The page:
US President Donald Trump has for the first time responded to Russia’s attempts to mend bilateral ties at this week’s meeting with Vladimir Putin in Osaka, Kremlin spokesman Dmitry Peskov said.
“The US president has expressively voiced his willingness to re-energise dialogue … [Putin] said long ago he wanted to normalise our ties … but stressed it was not mutual. It was the first time that the US president had reciprocated”, he said on a Rossiya 1 television show.
Peskov said the heads of state spoke confidently about the need to maintain contacts.
“Putin and Trump spoke quite confidently about the need to continue their contacts at the highest level. At least they said they were not parting for long”, Peskov added.
The two presidents met in private on 28 June and talked for one and a half hours on the sidelines of the G20 Summit in Japan. Both presidents have described the talks as positive, with Trump calling the negotiations a “great discussion”.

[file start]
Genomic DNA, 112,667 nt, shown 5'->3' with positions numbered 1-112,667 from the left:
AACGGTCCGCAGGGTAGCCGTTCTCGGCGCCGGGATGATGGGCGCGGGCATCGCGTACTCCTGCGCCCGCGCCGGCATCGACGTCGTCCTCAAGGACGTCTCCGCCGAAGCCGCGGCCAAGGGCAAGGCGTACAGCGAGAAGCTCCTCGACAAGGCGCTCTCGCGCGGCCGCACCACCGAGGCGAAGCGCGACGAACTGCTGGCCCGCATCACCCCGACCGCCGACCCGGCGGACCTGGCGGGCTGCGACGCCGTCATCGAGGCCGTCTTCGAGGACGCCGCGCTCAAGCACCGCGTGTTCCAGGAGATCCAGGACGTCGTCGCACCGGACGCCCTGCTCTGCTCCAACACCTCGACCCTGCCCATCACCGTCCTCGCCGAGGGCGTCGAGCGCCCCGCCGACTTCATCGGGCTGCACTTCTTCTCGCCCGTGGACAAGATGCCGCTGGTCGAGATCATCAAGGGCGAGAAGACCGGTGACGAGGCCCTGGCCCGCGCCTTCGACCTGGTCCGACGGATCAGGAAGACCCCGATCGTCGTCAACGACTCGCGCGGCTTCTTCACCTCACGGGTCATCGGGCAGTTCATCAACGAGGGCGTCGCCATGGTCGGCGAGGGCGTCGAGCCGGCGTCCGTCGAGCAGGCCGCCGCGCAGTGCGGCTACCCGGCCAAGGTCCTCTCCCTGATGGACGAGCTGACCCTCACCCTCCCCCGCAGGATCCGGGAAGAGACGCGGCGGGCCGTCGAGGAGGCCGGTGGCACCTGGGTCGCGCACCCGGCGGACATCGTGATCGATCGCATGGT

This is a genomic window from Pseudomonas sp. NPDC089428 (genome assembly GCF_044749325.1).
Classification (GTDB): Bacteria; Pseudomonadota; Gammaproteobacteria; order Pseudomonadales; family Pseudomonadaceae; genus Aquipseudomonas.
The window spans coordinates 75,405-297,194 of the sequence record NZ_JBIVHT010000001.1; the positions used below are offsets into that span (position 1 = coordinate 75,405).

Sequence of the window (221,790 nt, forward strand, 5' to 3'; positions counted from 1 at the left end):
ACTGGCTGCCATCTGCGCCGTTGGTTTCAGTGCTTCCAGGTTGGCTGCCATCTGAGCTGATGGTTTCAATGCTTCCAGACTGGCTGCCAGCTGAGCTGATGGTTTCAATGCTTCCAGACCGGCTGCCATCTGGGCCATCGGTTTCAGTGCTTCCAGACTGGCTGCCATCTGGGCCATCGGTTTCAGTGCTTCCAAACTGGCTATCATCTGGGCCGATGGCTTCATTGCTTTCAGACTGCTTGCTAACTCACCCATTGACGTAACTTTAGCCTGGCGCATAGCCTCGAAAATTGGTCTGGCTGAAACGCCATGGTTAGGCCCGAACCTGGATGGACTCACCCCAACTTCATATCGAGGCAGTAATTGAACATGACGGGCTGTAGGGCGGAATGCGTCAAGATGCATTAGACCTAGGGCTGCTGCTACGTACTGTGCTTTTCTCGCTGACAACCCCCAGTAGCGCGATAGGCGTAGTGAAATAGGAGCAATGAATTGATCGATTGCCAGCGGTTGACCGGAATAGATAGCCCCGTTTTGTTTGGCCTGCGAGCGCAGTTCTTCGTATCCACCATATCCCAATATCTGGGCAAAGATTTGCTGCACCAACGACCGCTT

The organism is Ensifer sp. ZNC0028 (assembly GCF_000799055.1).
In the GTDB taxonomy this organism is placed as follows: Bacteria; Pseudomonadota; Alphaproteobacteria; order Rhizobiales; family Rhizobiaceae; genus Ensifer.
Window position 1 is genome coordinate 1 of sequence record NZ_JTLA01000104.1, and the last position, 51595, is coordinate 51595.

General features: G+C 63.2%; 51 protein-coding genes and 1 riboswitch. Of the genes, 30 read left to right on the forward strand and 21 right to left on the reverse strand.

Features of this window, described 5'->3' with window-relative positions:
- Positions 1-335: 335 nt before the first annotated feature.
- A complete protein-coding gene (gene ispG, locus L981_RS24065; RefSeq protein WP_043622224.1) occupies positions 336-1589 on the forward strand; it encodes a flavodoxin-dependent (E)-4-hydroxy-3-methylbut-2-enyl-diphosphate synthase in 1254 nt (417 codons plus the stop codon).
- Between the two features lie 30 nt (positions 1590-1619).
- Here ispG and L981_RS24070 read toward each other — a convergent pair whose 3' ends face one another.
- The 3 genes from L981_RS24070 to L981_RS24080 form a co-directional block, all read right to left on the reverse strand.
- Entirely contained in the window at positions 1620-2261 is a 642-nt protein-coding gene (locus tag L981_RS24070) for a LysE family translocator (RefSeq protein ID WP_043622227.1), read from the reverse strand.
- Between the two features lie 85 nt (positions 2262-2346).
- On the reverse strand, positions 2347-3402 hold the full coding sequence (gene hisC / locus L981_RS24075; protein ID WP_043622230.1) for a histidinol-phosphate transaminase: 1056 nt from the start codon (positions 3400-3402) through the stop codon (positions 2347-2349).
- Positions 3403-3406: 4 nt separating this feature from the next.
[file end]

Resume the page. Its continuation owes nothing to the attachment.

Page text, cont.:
During their much-anticipated meeting, Putin and Trump discussed the the situation in Venezuela, Syria, Ukraine, strategic stability and arms control, as well as alleged Russian meddling in the US electoral process, according to the Kremlin. The Russian president also invited his US counterpart to come to Moscow to attend next year’s celebration of the 75th anniversary of the allied victory in World War II.
At the talks, the sides agreed to begin a dialogue on the New START nuclear arms control treaty. The fate of the treaty, which is due to expire in February 2021, has been unclear due to a decision announced by the US president to suspend obligations under the 1987 Intermediate-Range Nuclear Forces (INF) Treaty.
In February, the United States formally suspended its obligations under the nuclear disarmament accord and triggered the six-month withdrawal process, making 2 August the deadline. Moscow responded by suspending its participation in the treaty as well.